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Flatlands Collective – Maatjes (CF 127)
Maatjes, the second recording by the Flatlands Collective, captures the ensemble at the end of a European tour, with the group dynamic very well-tuned to alto saxophonist/composer Jorrit Dijkstra’s compelling charts. Chicagoans Fred Lonberg-Holm (cello), Jeb Bishop (trombone), James Falzone (clarinet), Jason Roebke (bass) and Frank Rosaly (drums) all work together to celebrate the various micro-dialogues that emerge from the Collective’s highly evocative composing and very distinguished improvisational vocabularies.
A long view of the Clean Feed disc reveals a compelling overall structure. The disc’s opener, “Mission Rocker,” evolves from free improvisation into a wry, sauntering bass and drums groove over which the ensemble drapes creaking, warped phrases. Moving forward through the next few tracks, the breadth of the ensemble vibe is extreme. The expansive sense of time in “Partially Overdone” moves on to the sort of hiccupping long-tones of the lumbering 7/4 groove of “In D Flat Minor” to the driving energy and colliding sonorities in “Druil” and “Micro Mood.” The delicate, cyclical melody of “Scirocco Song” reveals a deeper level of dramatic flare, ending the record with a subtlety and sentimentality that seems to look back to the auspicious intentions laid out at the beginning.
During the ensemble’s visit to Brooklyn’s Issue Project Room in late 2008, the sextet broke apart to reveal unaccompanied solos, duets or trios. “Micro Mood” featured a maelstrom of abrupt changes in texture and dynamics. Later, in the second set, tunes were often woven together, where a wonderful unaccompanied solo from Lonberg-Holm gradually enfolded into “Dipje,” a reggae-inflected tune with a very happening groove from Roebke and Rosaly serving as the focal point, around which the ensemble placed tight but minimal melodic figures and solos. The character of Issue Project Room was ideal for electro-acoustic sonic imaging and Lonberg-Holm and Dijkstra’s abstract electronic soundscapes often interwove pleasantly with the extended techniques from the rest of the ensemble. Elsewhere, Roebke’s controlled feedback experiments ratcheted up the energy level and brought the ensemble to a new level of abstraction.
Darren Johnston – The Edge of the Forest (CF 133)
Canadian-born Darren Johnston was recently chosen by Down Beat Magazine as one of 25 Trumpeters of the Future. Currently working in the Bay Area’s fertile new music scene, Johnston is a prime example of the new generation’s eclectic interpretation of the jazz tradition. After acquiring his Master’s in composition from Mills College in Oakland, California, Johnston went on to hone his craft with such legends as Fred Frith, Myra Melford and Rova. Besides recordings of his collaborative work, The Edge of the Forest is his first session as a leader.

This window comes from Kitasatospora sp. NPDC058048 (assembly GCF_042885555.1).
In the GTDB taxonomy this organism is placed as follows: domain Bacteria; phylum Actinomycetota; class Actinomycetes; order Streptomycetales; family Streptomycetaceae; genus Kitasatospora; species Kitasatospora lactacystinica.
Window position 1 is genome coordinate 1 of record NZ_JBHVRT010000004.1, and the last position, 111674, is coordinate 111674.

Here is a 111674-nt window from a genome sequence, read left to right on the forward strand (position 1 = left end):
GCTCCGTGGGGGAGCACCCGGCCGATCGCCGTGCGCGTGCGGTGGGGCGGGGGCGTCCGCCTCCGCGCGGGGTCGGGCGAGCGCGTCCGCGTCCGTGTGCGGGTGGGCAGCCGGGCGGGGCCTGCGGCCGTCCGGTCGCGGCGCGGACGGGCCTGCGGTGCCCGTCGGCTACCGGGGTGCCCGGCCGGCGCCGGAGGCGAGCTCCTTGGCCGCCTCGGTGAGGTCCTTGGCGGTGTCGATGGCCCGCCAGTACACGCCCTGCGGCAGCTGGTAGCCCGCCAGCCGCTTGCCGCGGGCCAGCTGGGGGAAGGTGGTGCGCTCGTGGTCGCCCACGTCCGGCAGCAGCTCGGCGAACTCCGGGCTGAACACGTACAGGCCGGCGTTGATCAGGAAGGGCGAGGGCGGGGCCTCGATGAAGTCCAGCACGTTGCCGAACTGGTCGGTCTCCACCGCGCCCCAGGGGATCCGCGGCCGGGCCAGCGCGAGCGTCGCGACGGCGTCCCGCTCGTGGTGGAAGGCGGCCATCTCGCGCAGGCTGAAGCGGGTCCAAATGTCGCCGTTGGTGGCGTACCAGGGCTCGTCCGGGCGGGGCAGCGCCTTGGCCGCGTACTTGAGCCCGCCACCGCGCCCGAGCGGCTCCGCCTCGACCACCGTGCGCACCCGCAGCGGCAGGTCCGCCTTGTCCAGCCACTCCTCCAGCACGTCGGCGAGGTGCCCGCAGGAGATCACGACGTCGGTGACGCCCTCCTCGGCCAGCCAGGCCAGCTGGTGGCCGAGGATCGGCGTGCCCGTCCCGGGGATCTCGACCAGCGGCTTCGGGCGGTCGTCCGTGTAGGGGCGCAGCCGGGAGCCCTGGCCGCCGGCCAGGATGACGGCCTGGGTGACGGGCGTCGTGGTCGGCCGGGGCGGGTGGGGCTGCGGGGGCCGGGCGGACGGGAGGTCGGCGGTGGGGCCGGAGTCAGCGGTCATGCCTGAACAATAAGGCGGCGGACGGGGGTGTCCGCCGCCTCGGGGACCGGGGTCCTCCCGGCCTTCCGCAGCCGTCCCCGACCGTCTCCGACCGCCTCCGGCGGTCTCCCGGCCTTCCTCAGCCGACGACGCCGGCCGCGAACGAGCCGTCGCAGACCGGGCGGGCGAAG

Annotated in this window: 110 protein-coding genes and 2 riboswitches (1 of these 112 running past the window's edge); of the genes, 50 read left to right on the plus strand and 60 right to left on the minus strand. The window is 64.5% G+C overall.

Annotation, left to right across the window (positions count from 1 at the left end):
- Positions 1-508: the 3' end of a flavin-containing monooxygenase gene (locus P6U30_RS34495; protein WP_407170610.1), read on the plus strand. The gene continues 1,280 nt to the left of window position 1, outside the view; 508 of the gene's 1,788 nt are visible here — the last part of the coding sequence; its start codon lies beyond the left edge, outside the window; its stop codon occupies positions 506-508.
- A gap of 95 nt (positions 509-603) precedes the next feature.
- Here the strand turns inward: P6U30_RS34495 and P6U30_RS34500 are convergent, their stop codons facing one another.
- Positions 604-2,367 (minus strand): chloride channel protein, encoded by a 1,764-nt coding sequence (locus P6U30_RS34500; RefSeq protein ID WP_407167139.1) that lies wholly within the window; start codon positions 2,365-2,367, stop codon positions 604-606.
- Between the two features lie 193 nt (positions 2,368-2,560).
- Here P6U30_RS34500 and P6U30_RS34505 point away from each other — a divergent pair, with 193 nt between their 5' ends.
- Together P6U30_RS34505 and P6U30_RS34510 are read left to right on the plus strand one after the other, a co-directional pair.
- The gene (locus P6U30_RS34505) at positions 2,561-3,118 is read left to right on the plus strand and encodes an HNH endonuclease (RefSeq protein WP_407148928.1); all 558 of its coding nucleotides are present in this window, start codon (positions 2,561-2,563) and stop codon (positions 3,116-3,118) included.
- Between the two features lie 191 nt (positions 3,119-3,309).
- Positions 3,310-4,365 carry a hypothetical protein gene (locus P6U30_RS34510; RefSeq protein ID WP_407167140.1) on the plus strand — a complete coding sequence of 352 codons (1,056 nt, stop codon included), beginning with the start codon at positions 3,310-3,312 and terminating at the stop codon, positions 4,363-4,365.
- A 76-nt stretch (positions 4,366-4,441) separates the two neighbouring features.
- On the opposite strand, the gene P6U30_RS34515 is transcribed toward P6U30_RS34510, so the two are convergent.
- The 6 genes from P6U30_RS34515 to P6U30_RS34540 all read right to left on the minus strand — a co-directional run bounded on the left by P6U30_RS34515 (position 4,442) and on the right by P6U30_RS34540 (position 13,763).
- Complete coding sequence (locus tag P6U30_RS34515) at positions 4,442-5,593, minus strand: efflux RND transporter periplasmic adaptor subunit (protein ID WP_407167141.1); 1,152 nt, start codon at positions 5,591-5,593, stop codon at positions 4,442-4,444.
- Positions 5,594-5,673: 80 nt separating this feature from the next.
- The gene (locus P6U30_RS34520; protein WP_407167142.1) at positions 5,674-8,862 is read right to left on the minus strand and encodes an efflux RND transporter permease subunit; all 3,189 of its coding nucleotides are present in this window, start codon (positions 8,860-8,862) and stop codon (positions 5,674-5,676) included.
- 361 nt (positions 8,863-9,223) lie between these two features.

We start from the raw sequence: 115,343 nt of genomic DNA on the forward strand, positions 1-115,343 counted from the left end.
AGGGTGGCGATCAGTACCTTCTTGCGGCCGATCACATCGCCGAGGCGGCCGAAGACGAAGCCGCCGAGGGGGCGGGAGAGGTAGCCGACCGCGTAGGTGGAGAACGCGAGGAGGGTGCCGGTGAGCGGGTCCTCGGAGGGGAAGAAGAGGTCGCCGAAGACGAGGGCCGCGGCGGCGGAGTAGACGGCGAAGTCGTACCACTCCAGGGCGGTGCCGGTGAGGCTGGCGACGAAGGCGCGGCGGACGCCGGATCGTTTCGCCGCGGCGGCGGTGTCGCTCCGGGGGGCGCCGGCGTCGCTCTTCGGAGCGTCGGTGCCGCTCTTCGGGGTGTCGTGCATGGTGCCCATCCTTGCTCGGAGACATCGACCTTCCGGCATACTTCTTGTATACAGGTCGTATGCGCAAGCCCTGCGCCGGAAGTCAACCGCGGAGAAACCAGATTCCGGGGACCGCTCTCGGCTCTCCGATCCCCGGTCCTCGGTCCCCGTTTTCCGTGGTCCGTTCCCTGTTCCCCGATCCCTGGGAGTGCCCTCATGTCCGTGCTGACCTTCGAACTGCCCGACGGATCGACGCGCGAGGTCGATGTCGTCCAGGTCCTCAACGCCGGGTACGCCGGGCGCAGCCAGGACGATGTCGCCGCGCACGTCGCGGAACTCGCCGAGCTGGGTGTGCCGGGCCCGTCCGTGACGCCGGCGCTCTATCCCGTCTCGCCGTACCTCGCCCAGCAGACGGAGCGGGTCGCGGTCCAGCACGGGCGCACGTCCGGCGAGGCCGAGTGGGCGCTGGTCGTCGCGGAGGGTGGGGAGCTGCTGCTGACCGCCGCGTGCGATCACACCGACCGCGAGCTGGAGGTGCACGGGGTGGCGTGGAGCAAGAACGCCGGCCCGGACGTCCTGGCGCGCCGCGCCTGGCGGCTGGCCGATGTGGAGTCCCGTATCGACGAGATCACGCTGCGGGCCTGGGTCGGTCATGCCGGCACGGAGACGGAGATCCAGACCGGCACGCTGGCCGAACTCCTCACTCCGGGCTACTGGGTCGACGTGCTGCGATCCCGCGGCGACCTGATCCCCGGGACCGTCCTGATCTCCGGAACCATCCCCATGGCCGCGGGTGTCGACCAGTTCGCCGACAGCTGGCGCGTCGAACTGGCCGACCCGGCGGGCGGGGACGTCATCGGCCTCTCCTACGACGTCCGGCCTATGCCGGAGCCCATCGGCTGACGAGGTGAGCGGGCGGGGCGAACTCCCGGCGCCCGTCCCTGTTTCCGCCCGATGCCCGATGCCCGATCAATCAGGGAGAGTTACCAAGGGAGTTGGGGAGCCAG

A number of these pieces originated as dance commissions, revealing a rich balance between rhythmic ingenuity and intricate, yet tuneful melodic concepts. Assisting in the interpretation of these sublime works are veteran clarinetist Ben Goldberg, saxophonist Sheldon Brown, bassist Devin Hoff and drummer Smith Dobson V. A magnanimous leader who provides ample solo time to his sidemen, Johnston himself demonstrates an architecturally sound approach; on “Broken,” he unfurls a series of cascading lines that radiate audacious tonalities without abandoning melodic structure.
While Johnston’s trumpet playing is warmly expressive and thematically concise, it is his elaborate writing and creative arranging that stands out. Layering contrapuntal melody lines into cantilevered rhythms and shifting time signatures, Johnston’s tunes eschew conventional structures in favor of a more narrative approach. On “Be the Frog,” Johnston’s buttery trumpet solo dominates the first half of the tune until the ensemble temporarily subsides, revealing a rousing, unaccompanied duet between Brown’s muscular tenor and Goldberg’s woody clarinet, before regrouping for the coda.
Tunes like “Be the Frog,” “Foggy” and “Broken” expose their dance-oriented beginnings with interlocking counter-harmonies and infectious lock-step vamps, while the ebullient post-bop of “Apples” acts a vehicle for Brown’s tortuous tenor. Revealing a meditative side, Johnston’s honeyed trumpet refrains and Goldberg’s sinuous clarinet musings exude billowy lyricism on the introspective title track. “Sippin’ With Lou” bridges the gap, segueing from coiled angles, capricious tempo changes and frenzied collective improvisation into an atmospheric and dreamy finale.
Despite the sophistication of his writing, Johnston is a keen tunesmith whose melodic sensibility never falters, drawing equally from nostalgic brass charts, knotty post-bop lines, simmering funk ostinatos and exotic harmonies. The Edge of the Forest is a brilliant example of where jazz is headed—adventurous and unpredictable, yet always accessible. Darren Johnston is definitely one of the top trumpeters of the future.